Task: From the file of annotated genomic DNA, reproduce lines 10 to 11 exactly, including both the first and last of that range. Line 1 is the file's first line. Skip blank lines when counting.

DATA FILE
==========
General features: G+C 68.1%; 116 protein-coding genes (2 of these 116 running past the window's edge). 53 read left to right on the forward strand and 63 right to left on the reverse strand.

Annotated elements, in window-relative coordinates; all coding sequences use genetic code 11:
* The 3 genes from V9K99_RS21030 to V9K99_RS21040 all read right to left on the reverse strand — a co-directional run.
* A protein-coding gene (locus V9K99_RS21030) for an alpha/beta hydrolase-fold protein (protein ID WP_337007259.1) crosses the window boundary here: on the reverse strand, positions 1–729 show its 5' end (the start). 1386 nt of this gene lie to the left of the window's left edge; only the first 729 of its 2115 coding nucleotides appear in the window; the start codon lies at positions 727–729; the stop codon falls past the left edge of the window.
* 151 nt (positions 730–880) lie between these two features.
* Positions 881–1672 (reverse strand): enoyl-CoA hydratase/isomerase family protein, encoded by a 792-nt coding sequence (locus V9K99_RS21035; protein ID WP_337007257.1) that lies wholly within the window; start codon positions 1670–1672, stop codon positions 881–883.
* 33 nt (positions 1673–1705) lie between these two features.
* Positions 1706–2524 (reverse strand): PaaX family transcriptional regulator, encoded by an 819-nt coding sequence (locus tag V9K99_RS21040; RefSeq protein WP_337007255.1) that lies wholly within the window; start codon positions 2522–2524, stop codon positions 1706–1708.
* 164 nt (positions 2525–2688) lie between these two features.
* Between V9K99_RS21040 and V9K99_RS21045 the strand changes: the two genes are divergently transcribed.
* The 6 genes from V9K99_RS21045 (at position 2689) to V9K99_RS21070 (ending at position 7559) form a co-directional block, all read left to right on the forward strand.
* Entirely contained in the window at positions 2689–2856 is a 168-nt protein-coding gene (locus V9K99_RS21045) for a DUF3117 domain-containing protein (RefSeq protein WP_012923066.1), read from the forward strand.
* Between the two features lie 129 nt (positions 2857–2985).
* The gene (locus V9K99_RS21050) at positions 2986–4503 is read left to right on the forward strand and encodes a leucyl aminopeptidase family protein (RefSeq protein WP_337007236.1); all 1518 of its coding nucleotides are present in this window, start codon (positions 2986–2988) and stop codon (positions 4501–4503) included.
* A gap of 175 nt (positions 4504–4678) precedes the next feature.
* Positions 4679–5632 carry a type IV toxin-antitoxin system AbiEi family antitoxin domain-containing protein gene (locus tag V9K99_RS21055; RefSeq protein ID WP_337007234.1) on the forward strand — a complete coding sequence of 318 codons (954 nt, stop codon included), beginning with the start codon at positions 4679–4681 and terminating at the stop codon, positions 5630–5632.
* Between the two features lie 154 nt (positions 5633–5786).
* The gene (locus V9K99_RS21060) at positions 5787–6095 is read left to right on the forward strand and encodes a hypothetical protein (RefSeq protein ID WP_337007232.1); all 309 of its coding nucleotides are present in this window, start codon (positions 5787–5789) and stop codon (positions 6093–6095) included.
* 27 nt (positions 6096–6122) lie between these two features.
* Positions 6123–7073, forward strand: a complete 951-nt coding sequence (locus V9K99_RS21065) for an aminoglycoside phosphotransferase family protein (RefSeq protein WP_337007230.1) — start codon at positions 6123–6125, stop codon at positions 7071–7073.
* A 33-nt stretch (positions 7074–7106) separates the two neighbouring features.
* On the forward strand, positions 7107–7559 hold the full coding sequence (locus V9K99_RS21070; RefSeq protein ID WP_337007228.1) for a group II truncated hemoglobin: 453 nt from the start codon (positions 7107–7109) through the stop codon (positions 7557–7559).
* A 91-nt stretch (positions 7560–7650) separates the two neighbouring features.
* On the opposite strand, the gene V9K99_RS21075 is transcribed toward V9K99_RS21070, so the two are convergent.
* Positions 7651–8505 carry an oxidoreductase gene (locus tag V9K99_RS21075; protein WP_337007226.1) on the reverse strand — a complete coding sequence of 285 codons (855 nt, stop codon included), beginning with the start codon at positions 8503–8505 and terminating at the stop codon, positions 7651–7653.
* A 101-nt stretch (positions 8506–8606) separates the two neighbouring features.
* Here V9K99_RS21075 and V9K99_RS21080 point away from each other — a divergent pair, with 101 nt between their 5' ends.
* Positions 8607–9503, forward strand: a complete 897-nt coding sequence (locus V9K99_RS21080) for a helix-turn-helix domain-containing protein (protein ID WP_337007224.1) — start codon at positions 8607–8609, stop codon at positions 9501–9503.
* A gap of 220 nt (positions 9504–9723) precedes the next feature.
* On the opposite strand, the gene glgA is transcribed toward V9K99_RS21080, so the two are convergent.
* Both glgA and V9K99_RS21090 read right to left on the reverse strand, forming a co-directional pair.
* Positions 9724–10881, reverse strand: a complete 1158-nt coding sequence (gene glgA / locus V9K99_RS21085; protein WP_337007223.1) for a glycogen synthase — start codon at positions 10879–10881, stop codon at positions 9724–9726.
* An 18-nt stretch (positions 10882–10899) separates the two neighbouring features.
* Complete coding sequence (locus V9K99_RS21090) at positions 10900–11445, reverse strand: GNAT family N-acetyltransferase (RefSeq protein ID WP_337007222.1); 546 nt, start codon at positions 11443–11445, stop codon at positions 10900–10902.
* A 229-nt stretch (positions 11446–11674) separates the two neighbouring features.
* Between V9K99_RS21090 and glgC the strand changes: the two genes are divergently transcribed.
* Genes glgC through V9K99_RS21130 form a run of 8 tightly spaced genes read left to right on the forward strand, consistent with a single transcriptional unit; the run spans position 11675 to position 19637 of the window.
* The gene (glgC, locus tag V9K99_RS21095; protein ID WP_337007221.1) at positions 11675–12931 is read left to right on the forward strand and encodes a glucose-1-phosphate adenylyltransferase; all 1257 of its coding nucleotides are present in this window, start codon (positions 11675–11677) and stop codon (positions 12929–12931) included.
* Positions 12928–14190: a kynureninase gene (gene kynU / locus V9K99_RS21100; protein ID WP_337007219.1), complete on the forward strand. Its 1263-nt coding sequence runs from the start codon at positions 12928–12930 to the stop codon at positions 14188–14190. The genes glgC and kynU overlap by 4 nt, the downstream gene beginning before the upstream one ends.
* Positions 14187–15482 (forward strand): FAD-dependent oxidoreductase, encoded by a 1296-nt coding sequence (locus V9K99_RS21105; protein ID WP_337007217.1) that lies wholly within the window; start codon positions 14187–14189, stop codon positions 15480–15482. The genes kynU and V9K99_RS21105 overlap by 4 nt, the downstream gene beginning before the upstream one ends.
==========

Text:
* Between V9K99_RS21040 and V9K99_RS21045 the strand changes: the two genes are divergently transcribed.
* The 6 genes from V9K99_RS21045 (at position 2689) to V9K99_RS21070 (ending at position 7559) form a co-directional block, all read left to right on the forward strand.